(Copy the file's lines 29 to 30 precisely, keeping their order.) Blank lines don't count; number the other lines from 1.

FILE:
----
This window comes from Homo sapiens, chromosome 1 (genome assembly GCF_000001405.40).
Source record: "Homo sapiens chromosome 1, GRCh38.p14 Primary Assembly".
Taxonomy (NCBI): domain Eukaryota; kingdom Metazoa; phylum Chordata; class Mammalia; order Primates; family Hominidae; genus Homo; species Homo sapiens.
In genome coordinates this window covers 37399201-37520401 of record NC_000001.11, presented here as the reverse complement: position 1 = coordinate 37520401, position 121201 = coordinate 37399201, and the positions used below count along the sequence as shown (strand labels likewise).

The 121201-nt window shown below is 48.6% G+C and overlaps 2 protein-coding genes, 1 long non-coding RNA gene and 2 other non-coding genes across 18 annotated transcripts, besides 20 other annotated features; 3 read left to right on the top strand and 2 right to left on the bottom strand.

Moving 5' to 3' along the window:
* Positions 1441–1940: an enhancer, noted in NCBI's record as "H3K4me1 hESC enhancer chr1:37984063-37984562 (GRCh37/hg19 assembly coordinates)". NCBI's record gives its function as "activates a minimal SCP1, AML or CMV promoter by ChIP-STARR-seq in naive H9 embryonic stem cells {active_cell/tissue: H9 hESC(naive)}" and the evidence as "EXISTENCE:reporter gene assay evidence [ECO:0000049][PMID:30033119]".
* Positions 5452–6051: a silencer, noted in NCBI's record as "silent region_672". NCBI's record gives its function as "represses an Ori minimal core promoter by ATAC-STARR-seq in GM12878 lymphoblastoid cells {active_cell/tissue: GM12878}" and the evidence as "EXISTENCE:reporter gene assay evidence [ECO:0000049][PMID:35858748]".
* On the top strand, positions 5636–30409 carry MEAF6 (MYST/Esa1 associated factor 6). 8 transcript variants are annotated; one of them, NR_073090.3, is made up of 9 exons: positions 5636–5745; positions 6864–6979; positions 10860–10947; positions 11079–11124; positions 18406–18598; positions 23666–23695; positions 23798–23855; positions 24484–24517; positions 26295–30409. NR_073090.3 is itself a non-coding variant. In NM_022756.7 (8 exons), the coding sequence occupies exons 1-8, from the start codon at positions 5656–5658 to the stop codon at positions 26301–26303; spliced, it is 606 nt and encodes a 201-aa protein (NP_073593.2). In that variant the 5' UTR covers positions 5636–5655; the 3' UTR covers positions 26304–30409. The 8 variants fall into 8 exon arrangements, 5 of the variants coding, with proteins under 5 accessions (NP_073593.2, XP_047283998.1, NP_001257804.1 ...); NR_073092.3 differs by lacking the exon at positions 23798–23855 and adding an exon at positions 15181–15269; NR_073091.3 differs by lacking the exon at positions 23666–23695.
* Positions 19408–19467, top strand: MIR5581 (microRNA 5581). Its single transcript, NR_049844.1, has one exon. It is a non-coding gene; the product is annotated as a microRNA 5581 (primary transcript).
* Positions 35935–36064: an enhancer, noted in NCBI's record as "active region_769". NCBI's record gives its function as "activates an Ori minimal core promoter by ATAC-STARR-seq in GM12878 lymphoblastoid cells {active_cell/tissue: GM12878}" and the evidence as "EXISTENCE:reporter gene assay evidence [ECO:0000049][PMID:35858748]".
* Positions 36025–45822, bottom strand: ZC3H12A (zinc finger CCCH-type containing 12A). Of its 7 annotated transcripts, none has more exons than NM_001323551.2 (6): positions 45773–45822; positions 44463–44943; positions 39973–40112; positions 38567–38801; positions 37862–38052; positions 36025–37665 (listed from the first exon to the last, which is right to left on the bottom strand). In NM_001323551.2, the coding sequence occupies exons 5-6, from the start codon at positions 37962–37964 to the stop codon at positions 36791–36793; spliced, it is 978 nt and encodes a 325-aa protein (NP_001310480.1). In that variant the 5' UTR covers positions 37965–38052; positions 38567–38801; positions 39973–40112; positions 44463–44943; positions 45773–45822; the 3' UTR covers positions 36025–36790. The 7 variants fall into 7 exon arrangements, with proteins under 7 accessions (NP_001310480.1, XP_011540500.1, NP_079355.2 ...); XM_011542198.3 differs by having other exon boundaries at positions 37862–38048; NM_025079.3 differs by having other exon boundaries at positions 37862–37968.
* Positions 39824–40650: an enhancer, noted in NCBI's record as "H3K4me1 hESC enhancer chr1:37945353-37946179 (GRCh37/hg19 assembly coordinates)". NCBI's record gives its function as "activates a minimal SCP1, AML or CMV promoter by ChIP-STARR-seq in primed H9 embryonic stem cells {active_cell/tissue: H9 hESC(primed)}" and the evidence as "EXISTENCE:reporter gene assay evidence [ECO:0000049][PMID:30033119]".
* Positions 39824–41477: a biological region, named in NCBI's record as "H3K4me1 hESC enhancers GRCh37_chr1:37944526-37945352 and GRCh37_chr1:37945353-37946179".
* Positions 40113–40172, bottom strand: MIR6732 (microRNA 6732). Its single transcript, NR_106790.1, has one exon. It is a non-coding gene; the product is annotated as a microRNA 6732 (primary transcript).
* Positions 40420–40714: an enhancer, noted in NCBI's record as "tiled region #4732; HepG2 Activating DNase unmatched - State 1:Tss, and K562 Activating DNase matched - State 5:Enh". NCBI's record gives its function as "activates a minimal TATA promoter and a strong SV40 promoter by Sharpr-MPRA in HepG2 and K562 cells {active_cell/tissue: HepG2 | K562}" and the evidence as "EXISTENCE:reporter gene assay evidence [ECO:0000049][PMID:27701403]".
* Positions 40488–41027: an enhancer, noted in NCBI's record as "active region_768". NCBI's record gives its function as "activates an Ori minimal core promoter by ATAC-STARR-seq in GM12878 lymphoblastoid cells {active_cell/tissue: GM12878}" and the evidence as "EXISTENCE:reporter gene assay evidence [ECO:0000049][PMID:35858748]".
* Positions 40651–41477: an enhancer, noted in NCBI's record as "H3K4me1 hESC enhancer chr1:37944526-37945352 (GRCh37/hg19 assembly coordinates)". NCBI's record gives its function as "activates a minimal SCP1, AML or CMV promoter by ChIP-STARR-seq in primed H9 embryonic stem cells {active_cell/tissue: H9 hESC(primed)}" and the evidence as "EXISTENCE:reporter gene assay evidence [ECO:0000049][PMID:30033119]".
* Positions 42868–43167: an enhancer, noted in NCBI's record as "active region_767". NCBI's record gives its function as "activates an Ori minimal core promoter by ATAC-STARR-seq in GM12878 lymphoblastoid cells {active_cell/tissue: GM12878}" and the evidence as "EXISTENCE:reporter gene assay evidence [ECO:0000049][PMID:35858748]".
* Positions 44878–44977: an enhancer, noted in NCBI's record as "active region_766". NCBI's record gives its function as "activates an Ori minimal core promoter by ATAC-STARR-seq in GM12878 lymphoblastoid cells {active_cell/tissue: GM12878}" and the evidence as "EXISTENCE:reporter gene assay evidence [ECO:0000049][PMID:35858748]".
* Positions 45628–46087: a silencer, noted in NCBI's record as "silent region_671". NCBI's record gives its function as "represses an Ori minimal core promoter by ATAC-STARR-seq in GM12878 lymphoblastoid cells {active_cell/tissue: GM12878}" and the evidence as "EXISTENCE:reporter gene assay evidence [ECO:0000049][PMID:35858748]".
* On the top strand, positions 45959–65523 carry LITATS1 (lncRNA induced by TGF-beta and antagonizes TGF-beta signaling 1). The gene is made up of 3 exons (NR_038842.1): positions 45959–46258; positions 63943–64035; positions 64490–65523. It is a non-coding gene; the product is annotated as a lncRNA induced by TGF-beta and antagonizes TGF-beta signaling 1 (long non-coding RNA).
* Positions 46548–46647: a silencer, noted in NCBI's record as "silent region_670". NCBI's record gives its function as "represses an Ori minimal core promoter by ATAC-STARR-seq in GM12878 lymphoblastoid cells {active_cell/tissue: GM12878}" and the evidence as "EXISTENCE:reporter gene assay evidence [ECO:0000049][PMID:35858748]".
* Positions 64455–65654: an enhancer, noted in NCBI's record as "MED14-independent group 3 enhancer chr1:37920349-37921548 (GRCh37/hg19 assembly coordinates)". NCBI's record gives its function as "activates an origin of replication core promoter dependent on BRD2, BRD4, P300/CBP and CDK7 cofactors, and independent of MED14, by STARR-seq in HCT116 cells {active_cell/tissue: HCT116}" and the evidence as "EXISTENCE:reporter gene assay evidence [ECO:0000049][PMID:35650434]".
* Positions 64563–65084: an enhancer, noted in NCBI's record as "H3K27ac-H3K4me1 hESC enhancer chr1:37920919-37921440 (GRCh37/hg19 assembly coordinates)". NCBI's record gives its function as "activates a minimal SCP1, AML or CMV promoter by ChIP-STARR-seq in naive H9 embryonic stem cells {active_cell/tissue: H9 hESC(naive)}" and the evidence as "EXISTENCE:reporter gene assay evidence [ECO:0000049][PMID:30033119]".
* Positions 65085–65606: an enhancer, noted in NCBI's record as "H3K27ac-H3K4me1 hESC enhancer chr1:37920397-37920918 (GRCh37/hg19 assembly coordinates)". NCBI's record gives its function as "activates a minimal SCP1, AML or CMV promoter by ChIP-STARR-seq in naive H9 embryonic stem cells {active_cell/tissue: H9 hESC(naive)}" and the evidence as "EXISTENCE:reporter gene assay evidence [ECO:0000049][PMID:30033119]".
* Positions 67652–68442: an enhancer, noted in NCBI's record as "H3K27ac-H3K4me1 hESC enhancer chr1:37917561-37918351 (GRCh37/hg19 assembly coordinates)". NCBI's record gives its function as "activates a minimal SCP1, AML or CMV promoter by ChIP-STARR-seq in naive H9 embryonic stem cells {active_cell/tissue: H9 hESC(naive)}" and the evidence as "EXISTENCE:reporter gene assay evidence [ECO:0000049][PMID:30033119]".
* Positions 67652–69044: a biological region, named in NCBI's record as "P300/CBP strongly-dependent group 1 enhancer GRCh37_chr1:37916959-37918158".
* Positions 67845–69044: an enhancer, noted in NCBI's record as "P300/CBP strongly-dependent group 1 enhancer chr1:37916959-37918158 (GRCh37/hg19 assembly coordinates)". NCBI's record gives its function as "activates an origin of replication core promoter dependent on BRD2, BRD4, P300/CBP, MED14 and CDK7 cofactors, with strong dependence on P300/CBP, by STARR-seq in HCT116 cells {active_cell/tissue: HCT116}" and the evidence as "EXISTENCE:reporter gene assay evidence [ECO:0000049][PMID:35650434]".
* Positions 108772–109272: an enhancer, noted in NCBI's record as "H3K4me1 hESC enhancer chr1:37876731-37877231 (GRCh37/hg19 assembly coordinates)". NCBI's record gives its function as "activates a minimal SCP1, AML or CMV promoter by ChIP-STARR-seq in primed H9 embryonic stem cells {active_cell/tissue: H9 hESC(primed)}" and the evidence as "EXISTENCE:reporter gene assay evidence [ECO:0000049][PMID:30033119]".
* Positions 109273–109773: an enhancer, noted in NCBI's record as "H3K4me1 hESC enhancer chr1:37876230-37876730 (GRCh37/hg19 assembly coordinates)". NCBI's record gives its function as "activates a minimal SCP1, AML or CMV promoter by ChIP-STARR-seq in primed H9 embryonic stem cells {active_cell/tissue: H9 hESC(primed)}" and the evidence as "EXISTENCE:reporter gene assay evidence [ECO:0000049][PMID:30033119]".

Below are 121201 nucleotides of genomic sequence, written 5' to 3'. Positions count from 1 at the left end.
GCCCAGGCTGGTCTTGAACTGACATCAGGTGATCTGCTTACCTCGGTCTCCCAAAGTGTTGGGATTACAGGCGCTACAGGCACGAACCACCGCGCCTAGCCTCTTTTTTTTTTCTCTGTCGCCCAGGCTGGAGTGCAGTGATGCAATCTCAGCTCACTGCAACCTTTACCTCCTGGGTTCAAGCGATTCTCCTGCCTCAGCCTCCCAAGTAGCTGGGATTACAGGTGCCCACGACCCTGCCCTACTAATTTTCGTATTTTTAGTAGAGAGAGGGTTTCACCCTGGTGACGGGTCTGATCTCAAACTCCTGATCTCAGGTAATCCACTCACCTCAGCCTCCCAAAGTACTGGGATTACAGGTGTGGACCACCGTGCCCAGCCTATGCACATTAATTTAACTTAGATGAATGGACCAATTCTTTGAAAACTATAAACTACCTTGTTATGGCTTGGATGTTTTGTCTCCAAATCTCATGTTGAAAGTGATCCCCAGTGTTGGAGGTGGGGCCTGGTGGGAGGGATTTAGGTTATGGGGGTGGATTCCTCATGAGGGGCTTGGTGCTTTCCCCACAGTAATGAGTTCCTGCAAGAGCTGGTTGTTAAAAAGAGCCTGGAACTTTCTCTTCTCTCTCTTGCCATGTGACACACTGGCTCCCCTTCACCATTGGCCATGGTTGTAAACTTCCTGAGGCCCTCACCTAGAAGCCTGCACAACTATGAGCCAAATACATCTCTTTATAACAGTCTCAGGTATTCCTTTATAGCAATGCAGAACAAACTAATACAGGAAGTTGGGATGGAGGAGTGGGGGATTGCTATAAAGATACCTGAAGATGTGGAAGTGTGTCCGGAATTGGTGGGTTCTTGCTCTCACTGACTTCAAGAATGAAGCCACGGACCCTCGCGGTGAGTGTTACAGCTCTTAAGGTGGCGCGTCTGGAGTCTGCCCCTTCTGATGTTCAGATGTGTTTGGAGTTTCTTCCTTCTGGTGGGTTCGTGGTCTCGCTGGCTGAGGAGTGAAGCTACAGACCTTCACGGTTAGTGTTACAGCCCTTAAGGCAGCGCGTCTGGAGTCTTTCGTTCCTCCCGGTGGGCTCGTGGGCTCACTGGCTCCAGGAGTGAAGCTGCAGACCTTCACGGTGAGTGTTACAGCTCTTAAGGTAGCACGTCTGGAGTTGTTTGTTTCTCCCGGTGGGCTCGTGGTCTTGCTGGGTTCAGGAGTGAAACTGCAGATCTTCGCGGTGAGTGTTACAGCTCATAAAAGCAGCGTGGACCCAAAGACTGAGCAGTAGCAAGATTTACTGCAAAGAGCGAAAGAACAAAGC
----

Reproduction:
* Positions 67845–69044: an enhancer, noted in NCBI's record as "P300/CBP strongly-dependent group 1 enhancer chr1:37916959-37918158 (GRCh37/hg19 assembly coordinates)". NCBI's record gives its function as "activates an origin of replication core promoter dependent on BRD2, BRD4, P300/CBP, MED14 and CDK7 cofactors, with strong dependence on P300/CBP, by STARR-seq in HCT116 cells {active_cell/tissue: HCT116}" and the evidence as "EXISTENCE:reporter gene assay evidence [ECO:0000049][PMID:35650434]".
* Positions 108772–109272: an enhancer, noted in NCBI's record as "H3K4me1 hESC enhancer chr1:37876731-37877231 (GRCh37/hg19 assembly coordinates)". NCBI's record gives its function as "activates a minimal SCP1, AML or CMV promoter by ChIP-STARR-seq in primed H9 embryonic stem cells {active_cell/tissue: H9 hESC(primed)}" and the evidence as "EXISTENCE:reporter gene assay evidence [ECO:0000049][PMID:30033119]".